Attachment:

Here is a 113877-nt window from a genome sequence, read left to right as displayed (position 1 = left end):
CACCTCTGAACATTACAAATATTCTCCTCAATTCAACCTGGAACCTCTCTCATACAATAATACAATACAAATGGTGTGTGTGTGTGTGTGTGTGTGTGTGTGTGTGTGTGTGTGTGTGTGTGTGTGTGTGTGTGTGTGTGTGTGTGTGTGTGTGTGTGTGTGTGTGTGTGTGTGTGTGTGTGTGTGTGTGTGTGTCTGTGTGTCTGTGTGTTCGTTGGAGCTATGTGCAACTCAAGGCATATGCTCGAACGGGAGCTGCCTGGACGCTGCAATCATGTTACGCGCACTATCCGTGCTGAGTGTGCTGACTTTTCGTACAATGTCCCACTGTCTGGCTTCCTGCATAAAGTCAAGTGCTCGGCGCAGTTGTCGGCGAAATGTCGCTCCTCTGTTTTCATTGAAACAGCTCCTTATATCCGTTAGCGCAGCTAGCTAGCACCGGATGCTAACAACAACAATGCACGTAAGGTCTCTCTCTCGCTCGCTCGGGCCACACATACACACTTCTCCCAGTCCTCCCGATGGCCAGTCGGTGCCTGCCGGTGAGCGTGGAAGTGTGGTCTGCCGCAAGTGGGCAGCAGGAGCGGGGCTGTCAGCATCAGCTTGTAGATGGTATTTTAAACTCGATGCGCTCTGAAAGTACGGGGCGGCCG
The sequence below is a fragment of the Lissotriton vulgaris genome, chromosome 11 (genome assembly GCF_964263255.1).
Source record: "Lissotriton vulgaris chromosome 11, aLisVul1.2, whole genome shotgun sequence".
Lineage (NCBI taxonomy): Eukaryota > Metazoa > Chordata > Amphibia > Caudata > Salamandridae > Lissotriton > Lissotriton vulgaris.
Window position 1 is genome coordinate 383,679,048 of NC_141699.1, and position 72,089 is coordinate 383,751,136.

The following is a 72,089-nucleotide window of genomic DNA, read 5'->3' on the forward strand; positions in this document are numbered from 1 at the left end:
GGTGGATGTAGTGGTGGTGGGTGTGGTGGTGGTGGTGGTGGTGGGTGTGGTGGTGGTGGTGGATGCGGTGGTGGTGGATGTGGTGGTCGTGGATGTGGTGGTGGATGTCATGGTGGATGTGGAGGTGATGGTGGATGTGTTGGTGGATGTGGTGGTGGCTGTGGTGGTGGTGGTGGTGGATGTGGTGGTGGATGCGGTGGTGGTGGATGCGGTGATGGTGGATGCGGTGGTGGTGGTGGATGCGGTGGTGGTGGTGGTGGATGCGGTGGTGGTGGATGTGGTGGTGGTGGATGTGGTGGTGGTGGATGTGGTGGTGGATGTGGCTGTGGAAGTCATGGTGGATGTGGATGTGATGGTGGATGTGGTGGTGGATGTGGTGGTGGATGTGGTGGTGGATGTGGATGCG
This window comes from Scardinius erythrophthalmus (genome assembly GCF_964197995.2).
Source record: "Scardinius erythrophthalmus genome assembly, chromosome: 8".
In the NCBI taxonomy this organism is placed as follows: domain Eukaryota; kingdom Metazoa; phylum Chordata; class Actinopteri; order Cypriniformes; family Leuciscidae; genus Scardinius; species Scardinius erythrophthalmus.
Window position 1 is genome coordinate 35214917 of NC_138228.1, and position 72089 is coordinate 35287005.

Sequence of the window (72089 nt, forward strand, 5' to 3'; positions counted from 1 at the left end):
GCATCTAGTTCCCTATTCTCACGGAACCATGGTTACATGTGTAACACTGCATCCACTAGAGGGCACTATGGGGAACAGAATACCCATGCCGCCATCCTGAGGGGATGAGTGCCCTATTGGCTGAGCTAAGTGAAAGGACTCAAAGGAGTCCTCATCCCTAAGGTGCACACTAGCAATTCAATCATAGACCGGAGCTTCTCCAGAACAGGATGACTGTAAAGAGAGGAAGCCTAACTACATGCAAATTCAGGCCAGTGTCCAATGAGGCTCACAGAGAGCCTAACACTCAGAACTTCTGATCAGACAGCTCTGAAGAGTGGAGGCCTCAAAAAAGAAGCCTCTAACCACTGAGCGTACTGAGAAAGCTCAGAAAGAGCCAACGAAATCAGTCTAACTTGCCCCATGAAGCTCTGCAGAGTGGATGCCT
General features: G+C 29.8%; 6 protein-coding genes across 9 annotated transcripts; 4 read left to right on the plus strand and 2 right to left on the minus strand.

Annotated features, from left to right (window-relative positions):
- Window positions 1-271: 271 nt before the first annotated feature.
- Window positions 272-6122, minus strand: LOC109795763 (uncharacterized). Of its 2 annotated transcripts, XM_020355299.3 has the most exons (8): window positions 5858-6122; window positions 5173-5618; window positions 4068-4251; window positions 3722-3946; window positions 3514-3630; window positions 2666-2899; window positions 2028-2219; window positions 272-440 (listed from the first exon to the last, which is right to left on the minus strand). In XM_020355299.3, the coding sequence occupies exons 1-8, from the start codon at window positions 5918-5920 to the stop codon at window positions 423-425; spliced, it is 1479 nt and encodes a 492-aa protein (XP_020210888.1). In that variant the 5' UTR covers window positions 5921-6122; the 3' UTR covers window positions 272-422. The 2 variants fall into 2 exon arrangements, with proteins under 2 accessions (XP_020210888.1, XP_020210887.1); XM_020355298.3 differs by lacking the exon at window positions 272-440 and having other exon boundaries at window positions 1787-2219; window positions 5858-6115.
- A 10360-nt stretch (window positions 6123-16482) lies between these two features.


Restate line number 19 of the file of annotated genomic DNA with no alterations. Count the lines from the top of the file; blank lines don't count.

- A 10360-nt stretch (window positions 6123-16482) lies between these two features.